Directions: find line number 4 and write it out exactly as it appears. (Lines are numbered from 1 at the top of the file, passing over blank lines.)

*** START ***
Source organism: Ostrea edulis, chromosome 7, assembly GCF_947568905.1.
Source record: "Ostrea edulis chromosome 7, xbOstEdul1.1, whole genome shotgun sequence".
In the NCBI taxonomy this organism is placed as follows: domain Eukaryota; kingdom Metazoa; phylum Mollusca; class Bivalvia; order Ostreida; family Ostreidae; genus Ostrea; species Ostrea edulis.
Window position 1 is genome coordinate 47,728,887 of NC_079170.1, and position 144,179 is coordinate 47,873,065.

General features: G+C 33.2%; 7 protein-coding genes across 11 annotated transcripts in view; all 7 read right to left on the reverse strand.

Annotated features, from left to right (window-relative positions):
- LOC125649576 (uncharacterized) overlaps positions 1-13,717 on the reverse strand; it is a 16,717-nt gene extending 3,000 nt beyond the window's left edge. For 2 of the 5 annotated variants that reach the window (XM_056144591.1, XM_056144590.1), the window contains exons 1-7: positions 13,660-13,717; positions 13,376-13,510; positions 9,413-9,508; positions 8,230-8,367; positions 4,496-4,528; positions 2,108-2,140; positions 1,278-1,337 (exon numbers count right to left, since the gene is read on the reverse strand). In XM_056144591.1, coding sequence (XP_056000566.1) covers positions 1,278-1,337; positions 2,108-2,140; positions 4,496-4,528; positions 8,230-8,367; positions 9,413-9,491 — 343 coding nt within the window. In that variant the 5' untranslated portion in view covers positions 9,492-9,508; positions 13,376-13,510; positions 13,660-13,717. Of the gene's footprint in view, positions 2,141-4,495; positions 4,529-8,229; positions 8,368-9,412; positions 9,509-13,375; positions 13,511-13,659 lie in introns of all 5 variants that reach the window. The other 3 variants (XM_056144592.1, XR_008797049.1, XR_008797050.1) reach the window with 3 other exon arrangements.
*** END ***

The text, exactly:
Window position 1 is genome coordinate 47,728,887 of NC_079170.1, and position 144,179 is coordinate 47,873,065.